Move Over, Oysters

Mussels have their day in the sun thanks to pioneering harvesters and chefs in South County


Mussels have long had a home in European cooking, found as a key ingredient in bouillabaisse, the traditional Provençal fish stew, as well as paella, the ancient communal meal of Spain. Likewise, moules & frites – steamed mussels and fries, for non-Francophones – is the national dish of Belgium and also served widely in France. In the US on the other hand, their reputation was a little more prosaic.

“In the seventies the only people eating mussels were a few folks on Federal Hill,” says Michael Rice, PhD, professor of fisheries and aquaculture at the University of Rhode Island. “Most everyone else saw mussels as a nice bait.” Then, during that same decade, greater appreciation of Mediterranean food reintroduced Americans to these native bivalve mollusks, which grow in abundance all along the New England coast and into the Canadian Maritimes, long-valued by Native Americans for both their meat and shells.

Not as sensual as oysters or as widely eaten as clams, mussels have nonetheless come into their own in Rhode Island thanks in large part to a pioneering (and booming) aquaculture company in Quonset Point, American Mussel Harvesters, and the Red Stripe restaurants in East Greenwich and Providence, where moules & frites has long been a signature dish on the menu.

“In Rhode Island, everyone knows clams,” says Greg Silkes, manager of American Mussel Harvesters, as he leads me on a tour of the company’s Quonset Point shellfish processing and distribution center, which sends more than 100,000 pounds of farm-raised and wild-caught mussels to restaurants all over the country each week.

“Oysters have been a big fad in the last ten or fifteen years; branding really drives sales, because they can be raised a mile apart and taste completely different,” says Silkes, whose father, Bill, founded the company in the late 1980s. “Mussels just never got the attention that oysters and clams did, and that’s something we’ve tried to change over the last 30 years.”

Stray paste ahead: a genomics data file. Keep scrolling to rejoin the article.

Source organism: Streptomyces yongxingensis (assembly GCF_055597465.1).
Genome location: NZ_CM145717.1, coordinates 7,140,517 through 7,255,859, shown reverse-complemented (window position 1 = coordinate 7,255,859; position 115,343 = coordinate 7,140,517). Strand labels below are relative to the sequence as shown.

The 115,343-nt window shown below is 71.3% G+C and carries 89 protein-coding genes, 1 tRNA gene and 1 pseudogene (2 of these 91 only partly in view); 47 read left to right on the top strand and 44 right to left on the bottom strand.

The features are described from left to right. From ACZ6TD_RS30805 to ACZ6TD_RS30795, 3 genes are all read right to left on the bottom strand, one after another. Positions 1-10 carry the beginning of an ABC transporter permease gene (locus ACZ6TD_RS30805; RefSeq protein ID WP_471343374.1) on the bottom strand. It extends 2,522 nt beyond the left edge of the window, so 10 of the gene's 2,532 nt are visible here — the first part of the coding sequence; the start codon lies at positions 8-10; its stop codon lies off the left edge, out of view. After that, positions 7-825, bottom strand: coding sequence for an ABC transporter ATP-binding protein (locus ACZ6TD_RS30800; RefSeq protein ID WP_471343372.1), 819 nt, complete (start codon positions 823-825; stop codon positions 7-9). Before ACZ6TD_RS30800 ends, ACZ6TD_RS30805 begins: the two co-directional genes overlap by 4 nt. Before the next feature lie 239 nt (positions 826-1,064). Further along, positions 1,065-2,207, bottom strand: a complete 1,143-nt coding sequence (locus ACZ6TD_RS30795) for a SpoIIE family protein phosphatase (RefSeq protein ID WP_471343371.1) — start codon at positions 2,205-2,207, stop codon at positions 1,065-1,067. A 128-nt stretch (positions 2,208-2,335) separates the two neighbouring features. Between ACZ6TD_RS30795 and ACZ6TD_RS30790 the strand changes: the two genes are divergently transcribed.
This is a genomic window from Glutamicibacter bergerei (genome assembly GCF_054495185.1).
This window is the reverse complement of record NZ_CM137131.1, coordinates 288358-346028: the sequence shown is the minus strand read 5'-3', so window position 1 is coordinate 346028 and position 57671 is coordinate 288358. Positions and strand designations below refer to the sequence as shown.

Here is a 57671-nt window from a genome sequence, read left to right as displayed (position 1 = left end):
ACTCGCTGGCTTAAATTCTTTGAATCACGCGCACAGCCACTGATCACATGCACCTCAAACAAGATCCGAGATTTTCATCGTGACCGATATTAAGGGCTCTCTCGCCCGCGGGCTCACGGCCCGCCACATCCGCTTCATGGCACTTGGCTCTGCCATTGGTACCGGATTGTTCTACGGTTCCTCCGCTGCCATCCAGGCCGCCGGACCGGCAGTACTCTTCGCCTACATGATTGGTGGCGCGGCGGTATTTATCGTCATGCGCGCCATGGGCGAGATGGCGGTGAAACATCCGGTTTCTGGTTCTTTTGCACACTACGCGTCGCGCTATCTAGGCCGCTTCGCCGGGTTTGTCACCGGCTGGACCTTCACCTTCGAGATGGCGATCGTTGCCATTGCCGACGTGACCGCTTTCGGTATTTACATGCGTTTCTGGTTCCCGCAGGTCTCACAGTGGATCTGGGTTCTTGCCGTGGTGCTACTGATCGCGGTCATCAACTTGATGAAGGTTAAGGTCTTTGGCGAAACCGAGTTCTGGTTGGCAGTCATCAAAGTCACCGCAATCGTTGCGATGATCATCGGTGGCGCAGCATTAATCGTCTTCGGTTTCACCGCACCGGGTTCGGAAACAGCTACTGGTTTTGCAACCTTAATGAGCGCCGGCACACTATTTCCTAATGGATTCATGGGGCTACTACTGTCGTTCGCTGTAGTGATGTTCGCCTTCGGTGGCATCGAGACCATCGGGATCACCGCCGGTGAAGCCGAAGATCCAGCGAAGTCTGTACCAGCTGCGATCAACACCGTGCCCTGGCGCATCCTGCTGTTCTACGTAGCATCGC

Silkes, as you might imagine, is pretty pumped about mussels, pointing out that Mytilus edulis, the saltwater blue mussel, typically packs 40 grams of protein and 1,500 mg of heart-healthy Omega-3 fatty acids within its shell, while only containing 290 calories.

Plus, they’re tasty. “Mussels are cheap, and they’re good,” says Red Stripe Executive Chef Rachel Klein as she sails through a late afternoon culinary tour of the restaurant’s ten distinctive preparations of moules-frites. “Mussels are looked at as not very sexy, but they’re very tactile: I like to eat with my hands, and I’ve prepared them in all different ways,” she says.

“Every restaurant has something it’s known for and at Red Stripe mussels are it,” says Klein, who took the lead in the kitchens in May 2017. One thing she didn’t mess with was the mussels, which in other chef jobs she has prepared Normandy-style in a puff pastry and steamed in a curry coconut sauce and served with shrimp toast. “We take pride in our mussels,” says Klein. “They’re not an afterthought.” Red Stripe’s menu ranges from classically simple preparations like Moules Poulette (parsley and chive, garlic, shallot, white wine, cream) and Mariniere (thyme, shallots, garlic, leeks, white wine).

The house preparation is steamed in Red Stripe beer (of course); a Grecque version features Ouzo, fennel, lemon, coriander, garlic, shallots, and olive oil); and local favorite – the Portuguese – which features a rare red-sauce thanks to the addition of cherry tomatoes and shards of imported chorizo.